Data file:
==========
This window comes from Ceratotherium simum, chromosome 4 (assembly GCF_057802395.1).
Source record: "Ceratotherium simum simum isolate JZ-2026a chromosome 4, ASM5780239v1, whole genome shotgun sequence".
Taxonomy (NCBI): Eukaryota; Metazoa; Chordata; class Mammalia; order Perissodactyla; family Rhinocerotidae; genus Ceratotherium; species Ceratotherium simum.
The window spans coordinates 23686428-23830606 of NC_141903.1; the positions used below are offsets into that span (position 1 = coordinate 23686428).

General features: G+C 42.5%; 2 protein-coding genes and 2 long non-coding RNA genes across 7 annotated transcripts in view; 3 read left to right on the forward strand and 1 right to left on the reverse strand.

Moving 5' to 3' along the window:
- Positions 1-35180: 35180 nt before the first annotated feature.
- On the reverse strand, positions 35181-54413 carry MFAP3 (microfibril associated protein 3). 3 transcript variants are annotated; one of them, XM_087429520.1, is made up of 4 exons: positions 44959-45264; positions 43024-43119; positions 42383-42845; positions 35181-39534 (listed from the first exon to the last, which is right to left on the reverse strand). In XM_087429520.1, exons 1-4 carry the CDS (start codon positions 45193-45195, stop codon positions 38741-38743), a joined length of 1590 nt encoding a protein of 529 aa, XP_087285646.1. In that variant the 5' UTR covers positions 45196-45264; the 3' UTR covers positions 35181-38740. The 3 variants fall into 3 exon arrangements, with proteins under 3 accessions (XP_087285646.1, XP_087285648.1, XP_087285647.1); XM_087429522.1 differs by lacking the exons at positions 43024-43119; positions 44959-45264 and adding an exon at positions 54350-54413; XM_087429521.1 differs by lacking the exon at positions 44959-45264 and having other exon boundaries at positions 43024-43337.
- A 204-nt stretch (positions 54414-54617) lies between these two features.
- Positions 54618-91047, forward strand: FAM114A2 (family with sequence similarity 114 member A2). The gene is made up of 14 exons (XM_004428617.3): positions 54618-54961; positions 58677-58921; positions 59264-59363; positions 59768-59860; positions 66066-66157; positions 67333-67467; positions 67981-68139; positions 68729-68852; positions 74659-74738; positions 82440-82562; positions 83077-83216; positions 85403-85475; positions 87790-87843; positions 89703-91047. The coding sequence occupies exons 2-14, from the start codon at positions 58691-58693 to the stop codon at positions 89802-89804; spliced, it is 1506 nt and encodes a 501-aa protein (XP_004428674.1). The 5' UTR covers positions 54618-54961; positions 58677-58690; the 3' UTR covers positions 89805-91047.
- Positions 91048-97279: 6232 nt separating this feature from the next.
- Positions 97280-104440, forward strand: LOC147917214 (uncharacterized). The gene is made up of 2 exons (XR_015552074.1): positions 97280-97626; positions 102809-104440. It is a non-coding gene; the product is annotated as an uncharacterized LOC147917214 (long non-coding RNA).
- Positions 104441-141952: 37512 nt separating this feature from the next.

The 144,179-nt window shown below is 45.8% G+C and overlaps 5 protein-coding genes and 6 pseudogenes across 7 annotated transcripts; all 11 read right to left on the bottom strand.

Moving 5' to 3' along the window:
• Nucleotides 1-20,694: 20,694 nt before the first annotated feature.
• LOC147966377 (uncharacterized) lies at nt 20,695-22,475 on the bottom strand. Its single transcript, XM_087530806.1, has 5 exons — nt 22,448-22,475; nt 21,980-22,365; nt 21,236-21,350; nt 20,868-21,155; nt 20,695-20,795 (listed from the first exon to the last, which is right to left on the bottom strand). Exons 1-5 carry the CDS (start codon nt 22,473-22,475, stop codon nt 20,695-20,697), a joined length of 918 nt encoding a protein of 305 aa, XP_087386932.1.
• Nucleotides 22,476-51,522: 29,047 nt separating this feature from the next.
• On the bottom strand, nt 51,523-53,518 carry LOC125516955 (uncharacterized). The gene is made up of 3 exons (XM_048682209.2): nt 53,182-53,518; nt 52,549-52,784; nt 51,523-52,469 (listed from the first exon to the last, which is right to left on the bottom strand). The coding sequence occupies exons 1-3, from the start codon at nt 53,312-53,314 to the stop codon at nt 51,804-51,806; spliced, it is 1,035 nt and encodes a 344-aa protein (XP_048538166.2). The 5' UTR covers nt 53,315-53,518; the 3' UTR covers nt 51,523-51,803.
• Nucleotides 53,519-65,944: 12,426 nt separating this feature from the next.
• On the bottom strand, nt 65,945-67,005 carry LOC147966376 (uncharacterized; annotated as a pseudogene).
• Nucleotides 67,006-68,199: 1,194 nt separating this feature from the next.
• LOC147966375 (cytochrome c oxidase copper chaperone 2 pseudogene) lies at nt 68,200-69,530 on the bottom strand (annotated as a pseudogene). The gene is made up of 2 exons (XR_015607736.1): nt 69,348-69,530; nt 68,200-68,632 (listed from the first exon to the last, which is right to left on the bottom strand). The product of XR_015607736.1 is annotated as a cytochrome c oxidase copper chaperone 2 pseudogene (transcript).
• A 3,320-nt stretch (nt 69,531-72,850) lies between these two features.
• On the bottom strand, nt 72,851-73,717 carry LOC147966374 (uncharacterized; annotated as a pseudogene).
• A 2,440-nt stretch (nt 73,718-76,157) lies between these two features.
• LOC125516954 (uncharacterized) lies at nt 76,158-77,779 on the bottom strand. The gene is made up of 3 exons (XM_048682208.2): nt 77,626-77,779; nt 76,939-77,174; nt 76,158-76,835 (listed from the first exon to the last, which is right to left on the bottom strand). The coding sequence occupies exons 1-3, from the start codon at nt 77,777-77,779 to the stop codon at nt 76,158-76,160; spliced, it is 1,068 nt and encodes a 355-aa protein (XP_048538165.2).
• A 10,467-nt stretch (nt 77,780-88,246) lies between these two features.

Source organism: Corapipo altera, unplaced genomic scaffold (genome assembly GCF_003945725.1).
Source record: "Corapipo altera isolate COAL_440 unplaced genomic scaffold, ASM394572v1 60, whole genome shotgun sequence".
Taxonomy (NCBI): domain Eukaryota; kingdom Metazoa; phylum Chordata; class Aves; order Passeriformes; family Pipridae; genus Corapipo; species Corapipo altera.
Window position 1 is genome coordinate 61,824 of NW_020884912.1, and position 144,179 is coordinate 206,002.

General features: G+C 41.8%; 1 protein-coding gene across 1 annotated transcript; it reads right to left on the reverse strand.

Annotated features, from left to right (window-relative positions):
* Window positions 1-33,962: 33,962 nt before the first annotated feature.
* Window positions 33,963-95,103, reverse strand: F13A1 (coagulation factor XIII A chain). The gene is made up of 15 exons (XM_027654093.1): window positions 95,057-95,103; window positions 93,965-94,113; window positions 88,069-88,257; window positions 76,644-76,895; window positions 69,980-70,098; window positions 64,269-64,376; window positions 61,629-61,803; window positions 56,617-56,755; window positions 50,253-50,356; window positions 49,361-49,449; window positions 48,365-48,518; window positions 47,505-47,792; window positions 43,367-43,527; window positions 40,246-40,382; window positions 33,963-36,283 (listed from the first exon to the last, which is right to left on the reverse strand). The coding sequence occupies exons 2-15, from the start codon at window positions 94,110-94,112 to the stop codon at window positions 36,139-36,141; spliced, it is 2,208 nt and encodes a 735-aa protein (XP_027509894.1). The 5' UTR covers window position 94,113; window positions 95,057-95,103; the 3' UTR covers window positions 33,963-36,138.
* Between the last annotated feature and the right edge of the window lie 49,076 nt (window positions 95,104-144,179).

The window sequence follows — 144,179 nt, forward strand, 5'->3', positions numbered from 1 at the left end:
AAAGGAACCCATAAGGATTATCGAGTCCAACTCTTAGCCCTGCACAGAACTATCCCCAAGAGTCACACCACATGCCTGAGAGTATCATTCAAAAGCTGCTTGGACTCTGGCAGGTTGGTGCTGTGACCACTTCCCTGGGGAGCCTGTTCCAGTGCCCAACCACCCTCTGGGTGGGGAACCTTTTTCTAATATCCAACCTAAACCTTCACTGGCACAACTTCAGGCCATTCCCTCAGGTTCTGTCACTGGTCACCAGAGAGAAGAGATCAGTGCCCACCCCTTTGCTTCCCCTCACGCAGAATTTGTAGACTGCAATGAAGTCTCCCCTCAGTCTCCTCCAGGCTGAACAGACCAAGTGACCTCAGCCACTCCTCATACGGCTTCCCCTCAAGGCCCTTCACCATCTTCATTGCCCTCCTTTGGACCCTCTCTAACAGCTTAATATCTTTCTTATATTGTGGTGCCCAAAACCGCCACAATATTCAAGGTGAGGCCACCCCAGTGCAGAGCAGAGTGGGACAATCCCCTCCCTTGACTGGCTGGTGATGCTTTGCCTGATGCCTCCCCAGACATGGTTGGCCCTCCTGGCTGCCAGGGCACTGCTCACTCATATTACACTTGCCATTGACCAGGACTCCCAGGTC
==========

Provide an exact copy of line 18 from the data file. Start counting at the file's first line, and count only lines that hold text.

• Nucleotides 22,476-51,522: 29,047 nt separating this feature from the next.